These and other kinds of status updates and messages seem consistent with the user’s personality type. Now, theoretically, a functioning social system would reveal that personality types that go well together can actually be seen forming networks. Those who like activity should be found with those who are active. Those who identify with attributes of others should be found with those others. Those who em-cee should be seen mentioning those people they find interesting (em-cees can spot the rockstars, tend to talk about them more than their own Selves). And so on. Many many natural couplings and sets of users whose personalities should produce emergent social practices.
I’m very interested in doing this in collaboration with psychologists and have started doing so. Interestingly, social media tends to be a field for social psychologists — and this is more a matter of personality (even clinical) psychologists. Social psych takes on status, social hierarchy, roles and positions — the kinds of things that are common to community. My approach here is to find personality-based combinations and their practices, which is a different tack (is also more user-experience based).
That’s what’s on my mind. Designing and building successful social media tools, applications, and uses around open systems and especially talk-based systems is creating more challenges for design methodology than did the web-based social networks. I think it can be done, but it’s going to be a lot more sociological and psychological than most design approaches are used to.
Collaborateurs are welcome!
Note: This blog post belongs to a series on “status culture.” The posts examine status updates, facebook activity feeds, news feeds, twitter, microblogging, lifestreaming, and other social media applications and features belonging to conversation media. My approach will be user-centric as always, and tackle usability and social experience issues (human factors, interaction design, interface design) at the heart of social interaction design. But we will also use anthropology, sociology, psychology, communication and media theories. Perhaps even some film theory.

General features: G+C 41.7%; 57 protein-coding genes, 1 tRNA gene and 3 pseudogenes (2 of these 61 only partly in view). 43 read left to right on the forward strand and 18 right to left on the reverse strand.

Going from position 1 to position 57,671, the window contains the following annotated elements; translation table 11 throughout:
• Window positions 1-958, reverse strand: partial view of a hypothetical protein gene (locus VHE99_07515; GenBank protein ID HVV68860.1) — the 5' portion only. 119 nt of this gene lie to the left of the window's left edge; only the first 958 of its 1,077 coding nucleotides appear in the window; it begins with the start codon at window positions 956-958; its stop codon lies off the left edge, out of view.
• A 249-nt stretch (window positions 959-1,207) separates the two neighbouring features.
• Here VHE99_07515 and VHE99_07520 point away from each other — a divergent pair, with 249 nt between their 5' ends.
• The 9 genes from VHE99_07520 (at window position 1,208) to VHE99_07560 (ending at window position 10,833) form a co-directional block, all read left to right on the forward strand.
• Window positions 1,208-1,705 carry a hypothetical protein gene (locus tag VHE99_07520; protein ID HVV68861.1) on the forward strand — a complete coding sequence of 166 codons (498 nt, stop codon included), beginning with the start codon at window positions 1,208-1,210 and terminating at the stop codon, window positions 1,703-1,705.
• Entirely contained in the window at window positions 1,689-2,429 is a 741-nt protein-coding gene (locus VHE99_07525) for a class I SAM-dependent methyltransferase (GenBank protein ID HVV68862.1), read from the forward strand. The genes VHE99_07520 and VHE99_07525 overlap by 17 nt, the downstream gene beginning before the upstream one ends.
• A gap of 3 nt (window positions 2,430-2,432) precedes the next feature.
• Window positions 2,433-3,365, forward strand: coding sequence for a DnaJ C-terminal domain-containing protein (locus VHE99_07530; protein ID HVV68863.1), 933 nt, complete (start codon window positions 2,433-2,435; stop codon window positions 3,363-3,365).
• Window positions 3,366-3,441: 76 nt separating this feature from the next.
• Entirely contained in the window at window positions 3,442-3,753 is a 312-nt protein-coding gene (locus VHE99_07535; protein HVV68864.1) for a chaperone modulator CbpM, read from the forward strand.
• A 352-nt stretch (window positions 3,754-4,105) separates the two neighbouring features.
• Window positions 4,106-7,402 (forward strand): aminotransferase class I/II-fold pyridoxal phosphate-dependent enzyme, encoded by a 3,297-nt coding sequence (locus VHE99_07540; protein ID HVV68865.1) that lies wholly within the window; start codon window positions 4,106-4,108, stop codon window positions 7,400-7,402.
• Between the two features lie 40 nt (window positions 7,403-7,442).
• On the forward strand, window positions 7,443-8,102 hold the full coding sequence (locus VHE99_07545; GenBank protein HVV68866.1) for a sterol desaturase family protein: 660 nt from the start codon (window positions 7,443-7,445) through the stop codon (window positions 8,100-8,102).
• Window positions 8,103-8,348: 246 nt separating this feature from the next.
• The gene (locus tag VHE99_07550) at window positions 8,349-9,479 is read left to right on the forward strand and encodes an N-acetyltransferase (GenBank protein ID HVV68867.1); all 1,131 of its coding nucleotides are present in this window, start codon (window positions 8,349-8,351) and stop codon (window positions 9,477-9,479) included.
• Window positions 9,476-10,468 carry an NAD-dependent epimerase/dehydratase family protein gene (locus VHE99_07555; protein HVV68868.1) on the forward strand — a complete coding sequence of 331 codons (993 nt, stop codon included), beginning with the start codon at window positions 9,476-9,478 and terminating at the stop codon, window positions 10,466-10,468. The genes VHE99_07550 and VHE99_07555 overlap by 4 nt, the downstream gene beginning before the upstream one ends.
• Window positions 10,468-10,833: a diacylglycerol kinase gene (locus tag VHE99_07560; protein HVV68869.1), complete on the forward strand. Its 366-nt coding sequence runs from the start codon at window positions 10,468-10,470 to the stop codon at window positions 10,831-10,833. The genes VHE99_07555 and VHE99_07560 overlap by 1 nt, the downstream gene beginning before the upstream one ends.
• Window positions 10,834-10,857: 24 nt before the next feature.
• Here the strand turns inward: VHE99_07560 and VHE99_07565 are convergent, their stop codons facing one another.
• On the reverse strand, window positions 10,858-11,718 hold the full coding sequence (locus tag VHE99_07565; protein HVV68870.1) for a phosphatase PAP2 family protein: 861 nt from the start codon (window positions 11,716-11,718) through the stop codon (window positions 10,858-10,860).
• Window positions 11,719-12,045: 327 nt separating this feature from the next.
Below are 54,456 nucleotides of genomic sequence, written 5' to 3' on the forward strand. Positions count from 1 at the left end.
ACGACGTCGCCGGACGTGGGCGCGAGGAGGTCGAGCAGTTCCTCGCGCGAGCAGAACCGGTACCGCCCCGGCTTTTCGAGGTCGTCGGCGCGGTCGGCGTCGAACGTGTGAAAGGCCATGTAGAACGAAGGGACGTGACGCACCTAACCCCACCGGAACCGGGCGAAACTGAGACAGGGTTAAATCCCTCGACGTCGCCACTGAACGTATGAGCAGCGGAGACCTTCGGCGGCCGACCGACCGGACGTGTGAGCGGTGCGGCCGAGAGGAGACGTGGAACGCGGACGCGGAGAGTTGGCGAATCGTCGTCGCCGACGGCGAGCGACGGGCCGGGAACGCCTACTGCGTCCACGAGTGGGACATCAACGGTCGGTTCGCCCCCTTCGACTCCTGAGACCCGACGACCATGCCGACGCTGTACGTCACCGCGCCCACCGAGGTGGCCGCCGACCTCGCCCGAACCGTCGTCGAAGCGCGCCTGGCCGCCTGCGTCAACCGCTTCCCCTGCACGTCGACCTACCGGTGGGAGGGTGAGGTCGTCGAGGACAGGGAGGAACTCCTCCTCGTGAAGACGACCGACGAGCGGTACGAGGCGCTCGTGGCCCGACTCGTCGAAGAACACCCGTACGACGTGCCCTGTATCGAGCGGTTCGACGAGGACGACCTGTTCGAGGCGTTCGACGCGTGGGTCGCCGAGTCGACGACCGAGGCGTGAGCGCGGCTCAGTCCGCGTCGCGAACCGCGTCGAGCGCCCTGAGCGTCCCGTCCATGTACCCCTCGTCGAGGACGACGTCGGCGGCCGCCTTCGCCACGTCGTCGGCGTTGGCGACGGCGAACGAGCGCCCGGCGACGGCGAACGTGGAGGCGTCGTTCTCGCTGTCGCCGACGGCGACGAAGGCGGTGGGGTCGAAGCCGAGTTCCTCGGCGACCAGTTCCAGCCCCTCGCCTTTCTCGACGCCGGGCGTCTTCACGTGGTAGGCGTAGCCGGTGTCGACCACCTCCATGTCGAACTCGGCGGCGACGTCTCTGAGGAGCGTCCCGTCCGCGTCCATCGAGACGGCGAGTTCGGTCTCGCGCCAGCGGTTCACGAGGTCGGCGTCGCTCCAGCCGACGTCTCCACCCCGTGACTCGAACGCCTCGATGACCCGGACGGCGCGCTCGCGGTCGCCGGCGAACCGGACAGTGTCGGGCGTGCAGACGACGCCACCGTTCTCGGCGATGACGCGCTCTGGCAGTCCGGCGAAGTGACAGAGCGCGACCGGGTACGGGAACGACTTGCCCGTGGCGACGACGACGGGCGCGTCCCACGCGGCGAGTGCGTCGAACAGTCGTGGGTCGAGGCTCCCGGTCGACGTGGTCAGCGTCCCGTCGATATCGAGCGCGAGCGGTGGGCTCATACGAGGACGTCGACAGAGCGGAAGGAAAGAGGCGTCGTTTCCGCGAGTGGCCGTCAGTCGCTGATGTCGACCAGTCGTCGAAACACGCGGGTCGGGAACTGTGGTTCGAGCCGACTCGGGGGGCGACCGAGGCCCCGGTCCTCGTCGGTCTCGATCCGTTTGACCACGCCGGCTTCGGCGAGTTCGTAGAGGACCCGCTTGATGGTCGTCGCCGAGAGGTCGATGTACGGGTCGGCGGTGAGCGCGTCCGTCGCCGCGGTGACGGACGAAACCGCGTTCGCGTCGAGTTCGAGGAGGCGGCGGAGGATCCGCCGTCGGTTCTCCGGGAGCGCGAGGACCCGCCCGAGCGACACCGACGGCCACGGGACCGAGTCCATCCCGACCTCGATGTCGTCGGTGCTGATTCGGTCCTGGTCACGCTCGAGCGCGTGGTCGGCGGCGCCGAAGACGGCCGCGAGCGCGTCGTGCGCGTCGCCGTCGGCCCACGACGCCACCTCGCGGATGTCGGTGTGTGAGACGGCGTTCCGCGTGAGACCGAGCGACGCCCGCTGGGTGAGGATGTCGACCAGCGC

The converational trend in social networking sites and applications suggests that web 2.0 is rapidly developing into a social web that embraces talk (post IM, chat, and email) in front of new kinds of publics and peer groups. User generated content supplied to search engines is increasingly produced conversationally. Social media analytics tools provide PR and social media marketing with means to track and monitor conversations. Brands are interested in joining the conversation feeds, through influencers as well as their own twitter presence.
This changing landscape not only raises interesting issues for developers and applications (such as the many twitter third party apps), but for social practices emerging around them. So we will look also at design principles for conversation-based apps, cultural and social trends, marketing trends, and other examples of new forms of talk online.
These blog posts will vary in tenor, from quick reflections on experiences to more in-depth approaches to design methodology for conversational social media.